Commit 7fbb6527 authored by Robey Pointer's avatar Robey Pointer
Browse files

add a readme to document some of these features, especially the HID report "commands"

parent 272fbcc1
# MNT Reform Keyboard/OLED firmware
- ATmega32U4: 16 MHz, 32 KB flash, 2 KB SRAM
## Building
You need the AVR toolkit and flash programmer. If you're building on the Reform:
apt install gcc-avr avr-libc dfu-programmer
Instructions for flashing the firmware are in the manual. You need only remove the keyboard frame, on the top face. Additionally, the `./flash.sh` command must be run as root.
## Sending commands
The keyboard understands special commands that can be sent to the "raw HID" interface: usually `/dev/hidraw0` but possibly `/dev/hidraw2` if you booted with an external keyboard attached.
Each command should start with a "type" (an ignored byte) and four-letter command, followed by any arguments. For example, to set the keyboard backlight to its highest setting ("9"):
echo -ne "xLITE9" > /dev/hidraw0
The commands are:
- `PWR0`
Ask the power controller to turn off the power rails (in the laptop), which will power the laptop down.
- `PWR3`
Ask the power controller to turn off aux power (in the laptop).
- `PWR4`
Ask the power controller to turn on aux power (in the laptop).
- `UAR0`
Ask the power controller to turn off UART reporting (in the laptop).
- `UAR1`
Ask the power controller to turn on UART reporting (in the laptop).
- `RPRT`
Display the raw status output of the power controller.
- `LITE` _digit_
Set the keyboard backlight level, using an ASCII digit from `0` (off) to `9` (max).
- `UXPW`
Display the detailed power screen as if the user pressed B in the circle menu.
- `UXST`
Display the detailed status screen as if the user pressed S in the circle menu.
- `OLED` _text..._
Clear the OLED screen and fill it with the provided ASCII text (up to 32 bytes with the large font, and up to 84 bytes with the normal font).
- `WCLR`
Clear the OLED display and move the (invisible) cursor to the top left.
- `FONT` _digit_
Set the OLED font: ASCII `0` for the normal (6x8) font that can display 21 characters across and 4 down, or ASCII `1` for the large (8x16) font that can display 16 characters across and 2 down.
- `WRIT` _text..._
Write to the OLED screen as if it were a very tiny terminal. It follows an (invisible) cursor which wraps to the next line when it reaches the end of a line, and will scroll up if it reaches the end of the screen. The linefeed character (0x0a, or `\n`) will move to the beginning of the next line. In addition, there are escape codes that start with 0xff, described below.
- `WBIT` _offset:u16_ _data..._
Write raw bytes into the OLED framebuffer, starting at an offset from 0 to 511. Each byte covers 8 vertical pixels, with bit 0 (LSB) at the top and bit 7 (MSB) at the bottom. The bytes start in the upper left, moving right and then down, so offset 127 is the pixels from (127, 0) to (127, 7) and offset 128 is the pixels from (0, 8) to (0, 15).
The offset must be encoded as 2 bytes in LSB order, so offset 511 would be `FF 01` (or `\xff\x01`).
- `WRLE` _offset:u16_ _data..._
Write RLE-encoded bytes into the OLED framebuffer. The offset is encoded the same way as in `WBIT`, but the data bytes use a compressed encoding described below.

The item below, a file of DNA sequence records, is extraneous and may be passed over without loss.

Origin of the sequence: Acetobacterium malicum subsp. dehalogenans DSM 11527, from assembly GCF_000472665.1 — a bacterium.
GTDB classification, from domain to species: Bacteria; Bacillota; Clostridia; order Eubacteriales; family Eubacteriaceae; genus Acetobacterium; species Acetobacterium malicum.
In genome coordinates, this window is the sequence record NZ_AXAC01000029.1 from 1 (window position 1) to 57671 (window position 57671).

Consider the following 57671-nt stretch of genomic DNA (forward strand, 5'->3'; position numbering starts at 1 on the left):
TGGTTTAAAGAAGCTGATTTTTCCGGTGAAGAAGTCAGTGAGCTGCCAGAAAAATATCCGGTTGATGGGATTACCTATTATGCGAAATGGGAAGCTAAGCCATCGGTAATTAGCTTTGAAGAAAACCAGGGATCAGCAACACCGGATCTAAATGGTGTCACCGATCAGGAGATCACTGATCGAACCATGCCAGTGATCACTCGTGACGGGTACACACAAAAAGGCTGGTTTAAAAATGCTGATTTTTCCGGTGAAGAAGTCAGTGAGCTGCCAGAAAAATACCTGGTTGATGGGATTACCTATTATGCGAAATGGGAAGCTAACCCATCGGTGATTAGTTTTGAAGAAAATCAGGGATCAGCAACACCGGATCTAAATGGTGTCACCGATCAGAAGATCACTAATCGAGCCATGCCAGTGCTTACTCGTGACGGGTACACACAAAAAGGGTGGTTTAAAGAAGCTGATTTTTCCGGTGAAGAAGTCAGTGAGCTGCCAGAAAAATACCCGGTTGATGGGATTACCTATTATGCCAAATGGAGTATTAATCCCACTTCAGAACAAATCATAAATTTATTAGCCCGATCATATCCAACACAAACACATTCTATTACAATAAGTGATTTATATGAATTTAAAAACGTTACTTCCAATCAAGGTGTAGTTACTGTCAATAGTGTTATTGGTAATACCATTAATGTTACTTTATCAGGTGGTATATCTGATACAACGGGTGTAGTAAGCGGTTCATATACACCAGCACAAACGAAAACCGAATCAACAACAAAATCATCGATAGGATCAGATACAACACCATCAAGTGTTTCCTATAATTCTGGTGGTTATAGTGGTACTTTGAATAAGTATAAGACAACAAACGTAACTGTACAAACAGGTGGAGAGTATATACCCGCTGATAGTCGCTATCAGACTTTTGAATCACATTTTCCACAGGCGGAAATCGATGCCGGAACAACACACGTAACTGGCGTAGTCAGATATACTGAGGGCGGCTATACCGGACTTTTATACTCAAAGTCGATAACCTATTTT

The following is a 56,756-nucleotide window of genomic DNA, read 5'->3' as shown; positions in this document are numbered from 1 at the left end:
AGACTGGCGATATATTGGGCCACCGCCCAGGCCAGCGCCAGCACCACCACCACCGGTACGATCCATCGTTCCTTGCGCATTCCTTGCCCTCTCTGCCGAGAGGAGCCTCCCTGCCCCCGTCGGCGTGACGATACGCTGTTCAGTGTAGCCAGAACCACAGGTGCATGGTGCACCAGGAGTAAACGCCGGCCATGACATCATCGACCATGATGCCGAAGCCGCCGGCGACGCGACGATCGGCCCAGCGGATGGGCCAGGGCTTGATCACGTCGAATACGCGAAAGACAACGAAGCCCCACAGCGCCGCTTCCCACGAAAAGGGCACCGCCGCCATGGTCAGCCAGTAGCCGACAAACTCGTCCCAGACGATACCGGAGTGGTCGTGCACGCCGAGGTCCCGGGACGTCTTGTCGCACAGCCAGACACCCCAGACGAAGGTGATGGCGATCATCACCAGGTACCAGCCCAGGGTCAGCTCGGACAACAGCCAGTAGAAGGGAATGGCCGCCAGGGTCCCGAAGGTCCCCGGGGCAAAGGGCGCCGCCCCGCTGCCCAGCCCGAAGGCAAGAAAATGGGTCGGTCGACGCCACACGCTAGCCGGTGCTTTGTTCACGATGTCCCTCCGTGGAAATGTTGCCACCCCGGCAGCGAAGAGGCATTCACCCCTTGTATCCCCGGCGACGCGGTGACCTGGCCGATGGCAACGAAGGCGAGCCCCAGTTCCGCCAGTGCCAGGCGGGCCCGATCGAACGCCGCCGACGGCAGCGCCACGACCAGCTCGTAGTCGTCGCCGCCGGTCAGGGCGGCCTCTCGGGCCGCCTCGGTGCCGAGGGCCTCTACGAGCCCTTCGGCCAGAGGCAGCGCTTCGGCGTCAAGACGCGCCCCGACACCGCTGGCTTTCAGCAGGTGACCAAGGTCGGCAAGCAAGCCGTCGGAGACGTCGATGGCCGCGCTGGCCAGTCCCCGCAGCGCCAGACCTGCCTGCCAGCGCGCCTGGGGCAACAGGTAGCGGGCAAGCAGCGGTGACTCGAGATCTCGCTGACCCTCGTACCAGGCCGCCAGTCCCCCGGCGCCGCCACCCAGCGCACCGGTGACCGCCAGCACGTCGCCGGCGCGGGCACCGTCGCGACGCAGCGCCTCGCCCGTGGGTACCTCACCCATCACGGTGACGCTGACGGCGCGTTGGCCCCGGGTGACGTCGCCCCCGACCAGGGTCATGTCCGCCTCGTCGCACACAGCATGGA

For example, to draw a tiny square in the upper right corner, using `WBIT`:
echo -ne "xWBIT\x78\x00\xff\x81\x81\x81\x81\x81\x81\xff" > /dev/hidraw0
### Escape codes for `WRIT`
In the `WRIT` command, a sequence of 0xff followed by another byte is interpreted as a special code, with the second byte specifying the command. For example, to switch to the large font, clear the OLED screen, and print "hello":
echo -ne "xWRIT\xff+\xffChello" > /dev/hidraw0
The escape code commands are:
- `C` : Clear the display.
- `I` : Turn on inverted text mode.
- `N` : Turn off inverted text mode.
- `+` : Switch to the large 8x16 font.
- `-` : Switch to the default 6x8 font.
- `B` : Insert a 2-character-wide battery icon showing overall battery level.
- `A` : Insert a 1-character-wide lightning bolt if the battery is charging, or a space otherwise.
- `P` : Insert a 3-character-wide battery percentage (` 0` to `100`).
### RLE bitmap encoding format
Run-length encoding (RLE) is a very primitive compression algorithm which turns repeating bytes into a special code, so that instead of 10 bytes of `0xfe` in a row, it might encode `repeat 10: 0xfe`. This is used to minimize flash space consumed for the splash screen and the low battery warning, but you can also use it to render any 128x32 bitmap with the `WRLE` HID command.
This RLE encoding is made up of frames. Each frame starts with a single byte, where the highest bit (bit 7) indicates the frame type, and the remaining 7 bits indicate the count.
TNNNNNNN
T = 0: uncompressed frame: N is the count of uncompressed bytes that follow
T = 1: repeat: N is the number of times to repeat the following byte
For example, to draw a tiny 8x8 square, the bitmap data would be:
FF 81 81 81 81 81 81 FF
This would be encoded with RLE as:
01 FF 86 81 01 FF
^ ^ ^
| | `-- 1 uncompressed byte: FF
| `-- repeat 81, 6 times
`-- 1 uncompressed byte: FF
There is a python script in `assets/` which will generate the RLE encoding for a 128x32 BMP file:
./assets/packbmp.sh --help
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